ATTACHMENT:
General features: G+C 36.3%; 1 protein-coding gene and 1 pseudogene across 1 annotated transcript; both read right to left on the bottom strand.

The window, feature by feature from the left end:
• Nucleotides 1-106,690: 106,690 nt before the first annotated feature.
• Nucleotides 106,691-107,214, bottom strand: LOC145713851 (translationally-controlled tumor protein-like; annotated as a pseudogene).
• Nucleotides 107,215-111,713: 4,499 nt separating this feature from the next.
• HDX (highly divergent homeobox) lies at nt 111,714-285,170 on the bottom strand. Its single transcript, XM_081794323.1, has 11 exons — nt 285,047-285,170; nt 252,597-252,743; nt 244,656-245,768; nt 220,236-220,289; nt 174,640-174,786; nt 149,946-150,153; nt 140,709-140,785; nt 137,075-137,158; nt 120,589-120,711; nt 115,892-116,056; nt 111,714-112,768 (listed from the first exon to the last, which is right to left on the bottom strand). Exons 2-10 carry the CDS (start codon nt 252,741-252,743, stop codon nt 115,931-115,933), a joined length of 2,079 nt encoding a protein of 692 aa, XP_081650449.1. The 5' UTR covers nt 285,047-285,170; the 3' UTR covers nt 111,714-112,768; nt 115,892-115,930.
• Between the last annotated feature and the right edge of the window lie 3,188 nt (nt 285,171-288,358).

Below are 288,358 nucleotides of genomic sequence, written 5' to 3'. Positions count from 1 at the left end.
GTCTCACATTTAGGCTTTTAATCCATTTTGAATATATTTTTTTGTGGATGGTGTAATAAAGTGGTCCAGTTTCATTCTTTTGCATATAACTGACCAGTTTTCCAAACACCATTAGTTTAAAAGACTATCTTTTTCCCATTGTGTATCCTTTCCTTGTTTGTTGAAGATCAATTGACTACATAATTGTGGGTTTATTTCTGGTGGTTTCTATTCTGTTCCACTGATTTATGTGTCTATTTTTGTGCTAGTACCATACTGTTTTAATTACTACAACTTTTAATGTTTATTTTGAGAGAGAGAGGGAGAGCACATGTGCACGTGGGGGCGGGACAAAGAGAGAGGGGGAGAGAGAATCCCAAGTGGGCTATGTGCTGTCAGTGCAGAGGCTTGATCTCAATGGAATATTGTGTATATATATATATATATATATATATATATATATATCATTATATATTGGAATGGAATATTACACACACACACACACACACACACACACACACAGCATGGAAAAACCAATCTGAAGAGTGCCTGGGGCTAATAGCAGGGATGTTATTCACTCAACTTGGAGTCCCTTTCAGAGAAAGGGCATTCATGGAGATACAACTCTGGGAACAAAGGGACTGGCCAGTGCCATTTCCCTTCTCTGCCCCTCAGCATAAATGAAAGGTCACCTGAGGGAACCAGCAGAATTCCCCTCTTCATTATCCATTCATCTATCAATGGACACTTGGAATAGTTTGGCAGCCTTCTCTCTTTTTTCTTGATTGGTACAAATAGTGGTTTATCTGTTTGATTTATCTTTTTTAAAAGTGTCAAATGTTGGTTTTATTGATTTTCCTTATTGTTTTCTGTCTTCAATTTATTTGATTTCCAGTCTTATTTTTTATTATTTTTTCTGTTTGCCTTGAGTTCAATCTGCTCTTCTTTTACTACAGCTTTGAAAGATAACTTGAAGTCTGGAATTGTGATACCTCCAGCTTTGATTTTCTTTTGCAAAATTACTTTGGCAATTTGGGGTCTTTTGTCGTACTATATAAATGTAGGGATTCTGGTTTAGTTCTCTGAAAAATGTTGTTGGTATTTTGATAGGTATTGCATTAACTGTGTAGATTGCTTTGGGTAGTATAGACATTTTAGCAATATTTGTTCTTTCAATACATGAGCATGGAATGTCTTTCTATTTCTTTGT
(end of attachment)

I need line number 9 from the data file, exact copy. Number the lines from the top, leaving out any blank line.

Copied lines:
GTCTCACATTTAGGCTTTTAATCCATTTTGAATATATTTTTTTGTGGATGGTGTAATAAAGTGGTCCAGTTTCATTCTTTTGCATATAACTGACCAGTTTTCCAAACACCATTAGTTTAAAAGACTATCTTTTTCCCATTGTGTATCCTTTCCTTGTTTGTTGAAGATCAATTGACTACATAATTGTGGGTTTATTTCTGGTGGTTTCTATTCTGTTCCACTGATTTATGTGTCTATTTTTGTGCTAGTACCATACTGTTTTAATTACTACAACTTTTAATGTTTATTTTGAGAGAGAGAGGGAGAGCACATGTGCACGTGGGGGCGGGACAAAGAGAGAGGGGGAGAGAGAATCCCAAGTGGGCTATGTGCTGTCAGTGCAGAGGCTTGATCTCAATGGAATATTGTGTATATATATATATATATATATATATATATATATATCATTATATATTGGAATGGAATATTACACACACACACACACACACACACACACACACAGCATGGAAAAACCAATCTGAAGAGTGCCTGGGGCTAATAGCAGGGATGTTATTCACTCAACTTGGAGTCCCTTTCAGAGAAAGGGCATTCATGGAGATACAACTCTGGGAACAAAGGGACTGGCCAGTGCCATTTCCCTTCTCTGCCCCTCAGCATAAATGAAAGGTCACCTGAGGGAACCAGCAGAATTCCCCTCTTCATTATCCATTCATCTATCAATGGACACTTGGAATAGTTTGGCAGCCTTCTCTCTTTTTTCTTGATTGGTACAAATAGTGGTTTATCTGTTTGATTTATCTTTTTTAAAAGTGTCAAATGTTGGTTTTATTGATTTTCCTTATTGTTTTCTGTCTTCAATTTATTTGATTTCCAGTCTTATTTTTTATTATTTTTTCTGTTTGCCTTGAGTTCAATCTGCTCTTCTTTTACTACAGCTTTGAAAGATAACTTGAAGTCTGGAATTGTGATACCTCCAGCTTTGATTTTCTTTTGCAAAATTACTTTGGCAATTTGGGGTCTTTTGTCGTACTATATAAATGTAGGGATTCTGGTTTAGTTCTCTGAAAAATGTTGTTGGTATTTTGATAGGTATTGCATTAACTGTGTAGATTGCTTTGGGTAGTATAGACATTTTAGCAATATTTGTTCTTTCAATACATGAGCATGGAATGTCTTTCTATTTCTTTGT